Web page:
Assault with a Deadly Weapon
Los Angeles California Assault with a Deadly Weapon Attorney with Experience
THINGS YOU MIGHT NOT KNOW ABOUT “ASSAULT WITH A DEADLY WEAPON”
If you or your loved one has been charged with the crime of “assault with a deadly weapon,” it is imperative that you learn all you can about this allegation. Better understanding the ins and outs of the law will be of immense assistance when you step into the courtroom.
How Is Assault With a Deadly Weapon Defined?
The California Penal Code, in Section 245(a)(1), defines “assault with a deadly weapon” simply as committing an act of assault on another by means of a deadly weapon. However, one must know the legal meaning of “assault” and of “deadly weapon” for this definition to be of much import. “Assault” is any willful, illegal attempt to harm another person, regardless of whether or not physical contact was made. “Deadly weapon” signifies any instrument or force that is likely to result in significant bodily injury when used in a particular manner.
What Must the Prosecutor Prove?
To obtain a conviction on the charge of assault with a deadly weapon, the prosecuting attorney must establish the following as facts:
● The defendant committed a willful act of assault on the plaintiff.
● A deadly weapon or deadly force was wielded by the defendant for the purpose of inflicting harm on the other person.
● The harm attempted or accomplished constituted “great bodily injury.” Minor injury does not qualify. It is not required that actual harm was done, but the harm would have likely been great had the attacker’s intentions been fulfilled.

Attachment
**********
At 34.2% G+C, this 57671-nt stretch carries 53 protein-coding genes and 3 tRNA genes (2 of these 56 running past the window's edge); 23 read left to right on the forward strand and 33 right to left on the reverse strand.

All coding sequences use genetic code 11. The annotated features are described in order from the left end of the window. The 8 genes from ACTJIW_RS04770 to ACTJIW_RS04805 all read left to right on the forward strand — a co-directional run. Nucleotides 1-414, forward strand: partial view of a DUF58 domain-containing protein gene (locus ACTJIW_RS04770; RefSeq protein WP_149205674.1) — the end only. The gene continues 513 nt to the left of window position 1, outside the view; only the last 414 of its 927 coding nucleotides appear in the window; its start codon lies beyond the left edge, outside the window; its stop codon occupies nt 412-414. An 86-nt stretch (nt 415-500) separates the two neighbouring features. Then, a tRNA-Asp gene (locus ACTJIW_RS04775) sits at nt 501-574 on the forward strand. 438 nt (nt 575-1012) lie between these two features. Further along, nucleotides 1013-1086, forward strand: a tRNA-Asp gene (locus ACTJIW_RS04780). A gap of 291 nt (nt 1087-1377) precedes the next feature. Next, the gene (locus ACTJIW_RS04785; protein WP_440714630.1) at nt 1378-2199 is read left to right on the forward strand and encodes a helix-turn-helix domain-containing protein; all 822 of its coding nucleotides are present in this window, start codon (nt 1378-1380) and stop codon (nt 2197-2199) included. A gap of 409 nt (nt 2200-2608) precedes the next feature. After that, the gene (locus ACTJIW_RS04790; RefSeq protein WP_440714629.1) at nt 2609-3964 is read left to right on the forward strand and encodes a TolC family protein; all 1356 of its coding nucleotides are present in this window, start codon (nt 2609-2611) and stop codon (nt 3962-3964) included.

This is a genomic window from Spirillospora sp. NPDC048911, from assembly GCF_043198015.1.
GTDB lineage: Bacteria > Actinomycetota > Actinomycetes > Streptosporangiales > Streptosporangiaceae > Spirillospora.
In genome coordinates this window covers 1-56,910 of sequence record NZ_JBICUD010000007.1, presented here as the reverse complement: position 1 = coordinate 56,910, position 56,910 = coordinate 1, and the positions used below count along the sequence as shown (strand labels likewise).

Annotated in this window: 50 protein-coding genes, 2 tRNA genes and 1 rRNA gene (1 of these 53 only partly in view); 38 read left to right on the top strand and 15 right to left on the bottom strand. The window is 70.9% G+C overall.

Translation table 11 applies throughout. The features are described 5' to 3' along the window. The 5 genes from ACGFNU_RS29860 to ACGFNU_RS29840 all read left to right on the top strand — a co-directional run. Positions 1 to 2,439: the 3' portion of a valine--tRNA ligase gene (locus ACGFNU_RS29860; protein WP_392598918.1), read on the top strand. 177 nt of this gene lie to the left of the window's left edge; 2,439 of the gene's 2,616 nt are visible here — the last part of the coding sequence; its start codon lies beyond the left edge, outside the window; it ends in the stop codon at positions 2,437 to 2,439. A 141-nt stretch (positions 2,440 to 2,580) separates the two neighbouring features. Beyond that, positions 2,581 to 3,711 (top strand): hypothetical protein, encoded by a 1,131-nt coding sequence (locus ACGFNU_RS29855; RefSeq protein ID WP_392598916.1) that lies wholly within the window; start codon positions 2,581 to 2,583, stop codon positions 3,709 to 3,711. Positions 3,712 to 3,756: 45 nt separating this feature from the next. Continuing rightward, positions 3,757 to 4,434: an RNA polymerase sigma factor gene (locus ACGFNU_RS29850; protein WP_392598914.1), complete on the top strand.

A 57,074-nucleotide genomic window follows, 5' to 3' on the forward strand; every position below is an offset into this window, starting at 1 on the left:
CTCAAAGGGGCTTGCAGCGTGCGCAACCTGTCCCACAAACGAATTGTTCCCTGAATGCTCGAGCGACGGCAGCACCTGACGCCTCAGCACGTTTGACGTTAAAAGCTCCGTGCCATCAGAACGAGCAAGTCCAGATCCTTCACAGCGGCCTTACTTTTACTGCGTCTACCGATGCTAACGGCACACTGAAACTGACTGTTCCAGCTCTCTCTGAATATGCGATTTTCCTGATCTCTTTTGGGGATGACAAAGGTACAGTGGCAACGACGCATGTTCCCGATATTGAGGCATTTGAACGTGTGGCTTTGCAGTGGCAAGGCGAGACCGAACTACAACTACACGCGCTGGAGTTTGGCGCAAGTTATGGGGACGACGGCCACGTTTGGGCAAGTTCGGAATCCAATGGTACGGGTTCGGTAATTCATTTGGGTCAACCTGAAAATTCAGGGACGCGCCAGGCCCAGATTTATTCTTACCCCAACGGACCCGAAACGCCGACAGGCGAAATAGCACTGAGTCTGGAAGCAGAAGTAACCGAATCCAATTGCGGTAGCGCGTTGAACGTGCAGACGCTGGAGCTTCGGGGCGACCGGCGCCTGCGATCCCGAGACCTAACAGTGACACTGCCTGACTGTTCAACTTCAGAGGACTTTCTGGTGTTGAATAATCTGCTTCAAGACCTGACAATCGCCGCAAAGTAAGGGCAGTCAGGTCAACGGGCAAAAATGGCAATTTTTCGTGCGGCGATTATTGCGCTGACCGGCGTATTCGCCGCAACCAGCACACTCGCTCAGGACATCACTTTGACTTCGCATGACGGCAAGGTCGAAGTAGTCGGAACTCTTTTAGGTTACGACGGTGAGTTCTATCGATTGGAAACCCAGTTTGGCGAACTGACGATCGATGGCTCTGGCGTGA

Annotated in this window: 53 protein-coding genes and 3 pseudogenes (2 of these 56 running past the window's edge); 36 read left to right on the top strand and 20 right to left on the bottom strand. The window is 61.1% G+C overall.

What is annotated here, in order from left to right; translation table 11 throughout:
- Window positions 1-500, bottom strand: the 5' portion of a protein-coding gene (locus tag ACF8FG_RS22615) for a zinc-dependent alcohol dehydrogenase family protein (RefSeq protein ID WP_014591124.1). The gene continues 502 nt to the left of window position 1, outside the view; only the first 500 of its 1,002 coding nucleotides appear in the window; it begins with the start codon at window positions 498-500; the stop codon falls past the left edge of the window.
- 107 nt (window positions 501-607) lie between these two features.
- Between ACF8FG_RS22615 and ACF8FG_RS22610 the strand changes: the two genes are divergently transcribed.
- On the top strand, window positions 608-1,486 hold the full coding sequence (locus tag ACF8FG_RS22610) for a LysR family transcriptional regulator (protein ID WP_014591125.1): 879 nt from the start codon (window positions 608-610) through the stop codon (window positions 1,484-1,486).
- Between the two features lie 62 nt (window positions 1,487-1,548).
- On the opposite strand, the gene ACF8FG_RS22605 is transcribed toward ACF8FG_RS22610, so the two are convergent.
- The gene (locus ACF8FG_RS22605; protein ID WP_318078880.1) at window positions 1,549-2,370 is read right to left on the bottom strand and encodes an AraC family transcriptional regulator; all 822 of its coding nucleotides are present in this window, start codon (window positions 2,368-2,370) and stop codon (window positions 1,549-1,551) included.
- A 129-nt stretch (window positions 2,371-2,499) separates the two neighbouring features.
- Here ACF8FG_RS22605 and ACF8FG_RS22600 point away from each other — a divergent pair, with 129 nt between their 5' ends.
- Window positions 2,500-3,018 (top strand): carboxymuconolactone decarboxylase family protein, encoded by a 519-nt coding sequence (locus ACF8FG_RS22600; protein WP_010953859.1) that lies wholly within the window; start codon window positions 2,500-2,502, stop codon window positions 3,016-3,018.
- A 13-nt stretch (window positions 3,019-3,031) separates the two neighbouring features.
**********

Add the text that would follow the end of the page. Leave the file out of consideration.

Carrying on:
PC 245(a)(1) clarifies that either a deadly weapon or deadly force count as a violation. The use of a firearm, however, is not included here because it is covered under other sections of the penal code. If the assault, whether made with or without an actual weapon, would by its very nature most probably cause great injury to the person assaulted, it counts as “assault with a deadly weapon.” Thus, force itself is conceived of as a “weapon.”
What Defense Strategies Are Available?
Some of the most frequently used defense strategies that criminal defense attorneys use in challenging charges of assault with a deadly weapon include:
● Defense of Self or Others: If the defendant believed, and had adequate cause to believe, that he himself or others nearby were in danger of suffering great bodily injury, then the application of force to the potential perpetrator was justified. Even the use of a deadly weapon or of deadly force may be excused in these instances, though the force applies must be proportionate to the existing threat.
● No Criminal Intent: If the assault and use of force was part of legitimate law enforcement activities, it is not a crime. If the assault was not intended at all, but was an accident, it is not a criminal violation.
● Misidentification: Witnesses sometimes mistake an innocent person for their attacker. This can often occur when the assault happened in a dark or dimly lit location at night.
What Are The Possible Penalties?
A conviction for assault with a deadly weapon is a very serious matter in the California penal system. It is, however, a “wobbler” charge that can be filed as either a misdemeanor or a felony. The decision on what level of conviction to seek mainly rests on the following three factors:
● The kind of weapon or other device utilized in the assault or the degree of force applied.
● The existence or lack of any actual injury inflicted and the seriousness and longevity of any such injury.
● Whether or not the person attacked was a member of a specially protected class, such as law enforcement officers, firefighters, and ambulance workers.
When filed as a misdemeanor, conviction for assault with a deadly weapon can result in any of the following penalties:
● Summary probation for a period of up to five years
● Up to one year in the county jail
● A fine of up to $1,000